CC 3425 Unconsciousness: Improper Presumption of Consciousness
May 29th, 2015


In response, CC 3425 was revised. As explained by the Committee, “In People v. Mathson, [] the Court of Appeal concluded that because the instruction’s standard concluding language on reasonable doubt said ‘if, however’ instead of ‘unless,’ it was ‘unnecessarily ambiguous.’ The court also suggested adding an explanation that only involuntary intoxication is the basis for a valid defense.” The committee responded to both of these suggestions with the proposed revisions in the current draft. (Advisory Committee on Criminal Jury Instructions Report (July 15, 2013) at p. 5.)


However, there is a flaw in the new instruction. The CC states, “[i]f there is proof beyond a reasonable doubt that the defendant acted as if (he/she) were conscious, you should conclude that (he/she) was conscious.” No authority is cited in support of this sentence. To the contrary, one of the cases cited as Authority by CC says: “‘Unconsciousness,’ as the term is used in the rule just cited, need not reach the physical dimensions commonly associated with the term (coma, inertia, incapability of locomotion or manual action, and so on); it can exist–and the above-stated rule can apply–where the subject physically acts in fact but is not, at the time, conscious of acting.” “ If unconsciousness can be found where the defendant physically acts conscious in fact, then the jury cannot accurately be told that if they find that the defendant acted as if he were conscious,  the jury should conclude that the defendant was conscious. Instead of the erroneous sentence, the sentence from the Newton case should be given to the jury.” (CCJICH (2014-2015 §3:5, pp. 110-111.)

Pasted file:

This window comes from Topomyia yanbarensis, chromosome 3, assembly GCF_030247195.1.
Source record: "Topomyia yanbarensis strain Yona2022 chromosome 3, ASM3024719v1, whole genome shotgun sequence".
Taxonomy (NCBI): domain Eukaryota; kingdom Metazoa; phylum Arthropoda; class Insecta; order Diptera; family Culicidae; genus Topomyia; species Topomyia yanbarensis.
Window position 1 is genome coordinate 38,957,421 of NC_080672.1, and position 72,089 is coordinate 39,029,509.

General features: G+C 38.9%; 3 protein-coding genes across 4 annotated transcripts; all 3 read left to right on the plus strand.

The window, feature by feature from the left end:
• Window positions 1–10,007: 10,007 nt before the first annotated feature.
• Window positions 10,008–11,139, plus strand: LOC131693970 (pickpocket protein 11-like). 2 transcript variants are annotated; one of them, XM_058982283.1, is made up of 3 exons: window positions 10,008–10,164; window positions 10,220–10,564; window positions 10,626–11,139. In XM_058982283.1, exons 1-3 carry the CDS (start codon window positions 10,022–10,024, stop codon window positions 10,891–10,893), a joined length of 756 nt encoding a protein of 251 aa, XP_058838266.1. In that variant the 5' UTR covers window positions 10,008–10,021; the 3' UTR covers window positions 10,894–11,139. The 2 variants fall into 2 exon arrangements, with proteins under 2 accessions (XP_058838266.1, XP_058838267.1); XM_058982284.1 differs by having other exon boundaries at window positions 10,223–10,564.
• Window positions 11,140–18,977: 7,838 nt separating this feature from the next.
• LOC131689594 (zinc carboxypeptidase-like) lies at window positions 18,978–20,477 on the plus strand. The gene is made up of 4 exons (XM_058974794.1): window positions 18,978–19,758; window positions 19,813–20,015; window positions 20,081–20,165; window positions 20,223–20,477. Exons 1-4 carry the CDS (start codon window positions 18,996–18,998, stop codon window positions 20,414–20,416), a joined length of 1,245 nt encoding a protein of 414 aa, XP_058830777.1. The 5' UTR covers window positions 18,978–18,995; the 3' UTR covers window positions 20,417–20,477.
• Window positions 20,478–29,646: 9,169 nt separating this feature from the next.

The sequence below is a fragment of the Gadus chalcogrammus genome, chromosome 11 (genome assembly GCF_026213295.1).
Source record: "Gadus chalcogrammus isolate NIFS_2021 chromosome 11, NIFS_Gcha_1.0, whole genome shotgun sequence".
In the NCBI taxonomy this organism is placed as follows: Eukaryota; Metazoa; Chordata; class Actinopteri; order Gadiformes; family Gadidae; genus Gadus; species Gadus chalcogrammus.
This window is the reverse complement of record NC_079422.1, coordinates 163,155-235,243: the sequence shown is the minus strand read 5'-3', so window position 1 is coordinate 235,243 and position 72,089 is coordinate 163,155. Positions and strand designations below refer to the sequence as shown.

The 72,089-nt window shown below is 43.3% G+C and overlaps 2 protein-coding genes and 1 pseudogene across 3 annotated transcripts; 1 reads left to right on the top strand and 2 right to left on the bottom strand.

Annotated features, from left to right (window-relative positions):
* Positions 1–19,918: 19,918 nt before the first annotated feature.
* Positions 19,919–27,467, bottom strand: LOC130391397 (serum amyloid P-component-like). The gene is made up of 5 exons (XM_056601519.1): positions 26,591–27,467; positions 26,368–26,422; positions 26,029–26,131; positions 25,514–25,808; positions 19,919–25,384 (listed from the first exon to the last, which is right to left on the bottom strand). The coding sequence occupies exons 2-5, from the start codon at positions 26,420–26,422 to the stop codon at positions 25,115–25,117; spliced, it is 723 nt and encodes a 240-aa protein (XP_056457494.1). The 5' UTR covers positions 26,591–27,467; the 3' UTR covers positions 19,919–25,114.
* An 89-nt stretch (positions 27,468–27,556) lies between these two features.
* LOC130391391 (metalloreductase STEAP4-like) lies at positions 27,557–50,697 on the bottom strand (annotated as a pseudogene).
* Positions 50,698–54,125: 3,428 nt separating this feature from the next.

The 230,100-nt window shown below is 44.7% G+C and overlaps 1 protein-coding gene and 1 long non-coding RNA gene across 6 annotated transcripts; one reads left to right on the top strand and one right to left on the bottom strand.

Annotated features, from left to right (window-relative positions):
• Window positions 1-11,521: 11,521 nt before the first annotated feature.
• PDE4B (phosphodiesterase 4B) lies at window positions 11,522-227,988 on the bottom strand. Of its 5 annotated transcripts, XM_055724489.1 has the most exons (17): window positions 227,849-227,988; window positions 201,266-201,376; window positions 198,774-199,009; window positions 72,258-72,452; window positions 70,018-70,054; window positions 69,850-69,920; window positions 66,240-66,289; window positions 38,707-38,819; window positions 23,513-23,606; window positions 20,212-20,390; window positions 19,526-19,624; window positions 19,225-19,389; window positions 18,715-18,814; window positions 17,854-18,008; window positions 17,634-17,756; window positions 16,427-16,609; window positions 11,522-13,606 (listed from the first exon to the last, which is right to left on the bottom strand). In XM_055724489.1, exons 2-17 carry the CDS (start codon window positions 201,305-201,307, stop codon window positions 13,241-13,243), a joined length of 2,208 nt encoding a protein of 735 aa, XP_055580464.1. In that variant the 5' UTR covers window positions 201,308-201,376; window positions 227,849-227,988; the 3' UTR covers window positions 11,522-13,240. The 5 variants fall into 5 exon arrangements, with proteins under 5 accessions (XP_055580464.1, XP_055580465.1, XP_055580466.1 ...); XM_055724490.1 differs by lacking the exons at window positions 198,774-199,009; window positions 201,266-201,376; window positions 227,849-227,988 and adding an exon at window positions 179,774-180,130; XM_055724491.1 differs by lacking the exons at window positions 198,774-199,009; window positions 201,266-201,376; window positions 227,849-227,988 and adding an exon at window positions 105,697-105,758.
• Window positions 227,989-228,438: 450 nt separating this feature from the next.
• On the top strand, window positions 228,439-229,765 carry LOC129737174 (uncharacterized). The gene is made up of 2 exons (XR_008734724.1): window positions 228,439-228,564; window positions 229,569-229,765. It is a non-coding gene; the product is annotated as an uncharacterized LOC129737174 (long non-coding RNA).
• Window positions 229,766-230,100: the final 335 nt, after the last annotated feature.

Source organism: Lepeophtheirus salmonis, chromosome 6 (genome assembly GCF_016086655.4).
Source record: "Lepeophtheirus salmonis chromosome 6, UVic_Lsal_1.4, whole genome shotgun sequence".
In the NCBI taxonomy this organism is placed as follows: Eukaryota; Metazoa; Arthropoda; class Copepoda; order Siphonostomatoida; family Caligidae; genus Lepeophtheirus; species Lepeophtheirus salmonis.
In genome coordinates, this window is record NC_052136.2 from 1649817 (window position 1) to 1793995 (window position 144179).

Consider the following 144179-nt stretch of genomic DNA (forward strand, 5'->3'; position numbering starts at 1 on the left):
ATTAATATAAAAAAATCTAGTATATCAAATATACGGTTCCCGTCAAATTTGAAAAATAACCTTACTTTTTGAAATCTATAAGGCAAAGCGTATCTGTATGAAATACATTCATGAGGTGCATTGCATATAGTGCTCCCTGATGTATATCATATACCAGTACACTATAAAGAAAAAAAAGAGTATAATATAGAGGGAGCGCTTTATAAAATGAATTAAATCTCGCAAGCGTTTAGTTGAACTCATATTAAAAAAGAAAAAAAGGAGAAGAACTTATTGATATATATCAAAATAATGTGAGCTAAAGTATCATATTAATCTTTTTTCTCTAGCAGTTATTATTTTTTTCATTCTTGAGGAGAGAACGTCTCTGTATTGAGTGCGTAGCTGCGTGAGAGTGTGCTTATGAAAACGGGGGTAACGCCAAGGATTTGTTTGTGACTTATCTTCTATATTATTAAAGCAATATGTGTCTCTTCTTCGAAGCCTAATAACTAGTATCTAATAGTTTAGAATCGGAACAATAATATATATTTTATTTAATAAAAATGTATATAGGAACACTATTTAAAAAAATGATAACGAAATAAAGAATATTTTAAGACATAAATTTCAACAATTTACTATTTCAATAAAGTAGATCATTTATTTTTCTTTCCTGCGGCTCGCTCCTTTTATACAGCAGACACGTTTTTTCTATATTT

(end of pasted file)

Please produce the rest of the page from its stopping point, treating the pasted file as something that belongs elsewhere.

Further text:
Tags: , ,